Contribution
    Formal analysis, Funding acquisition, Validation, Investigation, Visualization, Writing - original draft, Writing - review and editing
    Contributed equally with
    Nicolas Coudray and Mark R MacRae
    Competing interests
    No competing interests declared
    ORCID icon "This ORCID iD identifies the author of this article:" 0000-0001-9023-705X
  3. Mark R MacRae

    Department of Cell Biology, Skirball Institute of Biomolecular Medicine, New York University School of Medicine, New York, United States
    Contribution
    Formal analysis, Validation, Investigation, Visualization, Writing - original draft, Writing - review and editing
    Contributed equally with
    Nicolas Coudray and Georgia L Isom
    Competing interests
    No competing interests declared
    ORCID icon "This ORCID iD identifies the author of this article:" 0000-0003-4941-9526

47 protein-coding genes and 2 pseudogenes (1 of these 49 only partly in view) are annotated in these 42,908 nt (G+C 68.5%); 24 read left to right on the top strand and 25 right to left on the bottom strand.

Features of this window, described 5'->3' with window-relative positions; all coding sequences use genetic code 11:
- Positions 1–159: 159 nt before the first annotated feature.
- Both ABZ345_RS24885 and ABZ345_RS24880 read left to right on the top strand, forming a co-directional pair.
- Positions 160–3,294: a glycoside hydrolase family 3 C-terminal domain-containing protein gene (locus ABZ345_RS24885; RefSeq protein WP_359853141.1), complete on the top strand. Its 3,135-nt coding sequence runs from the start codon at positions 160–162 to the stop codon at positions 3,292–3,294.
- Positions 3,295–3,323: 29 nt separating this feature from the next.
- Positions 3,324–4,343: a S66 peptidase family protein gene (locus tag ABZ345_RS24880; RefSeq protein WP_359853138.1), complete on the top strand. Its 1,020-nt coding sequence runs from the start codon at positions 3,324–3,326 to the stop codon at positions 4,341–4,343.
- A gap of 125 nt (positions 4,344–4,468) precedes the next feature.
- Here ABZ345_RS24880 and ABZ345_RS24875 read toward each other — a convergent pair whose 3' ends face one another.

4. Mariyah N Saiduddin

    Department of Cell Biology, Skirball Institute of Biomolecular Medicine, New York University School of Medicine, New York, United States
    Contribution
    Formal analysis, Validation, Writing - review and editing
    Competing interests
    No competing interests declared
  5. Gira Bhabha

    Department of Cell Biology, Skirball Institute of Biomolecular Medicine, New York University School of Medicine, New York, United States
    Contribution
    Conceptualization, Supervision, Funding acquisition, Validation, Investigation, Writing - original draft, Writing - review and editing
    For correspondence
    gira.bhabha@gmail.com
    Competing interests
    No competing interests declared
    ORCID icon "This ORCID iD identifies the author of this article:" 0000-0003-0624-6178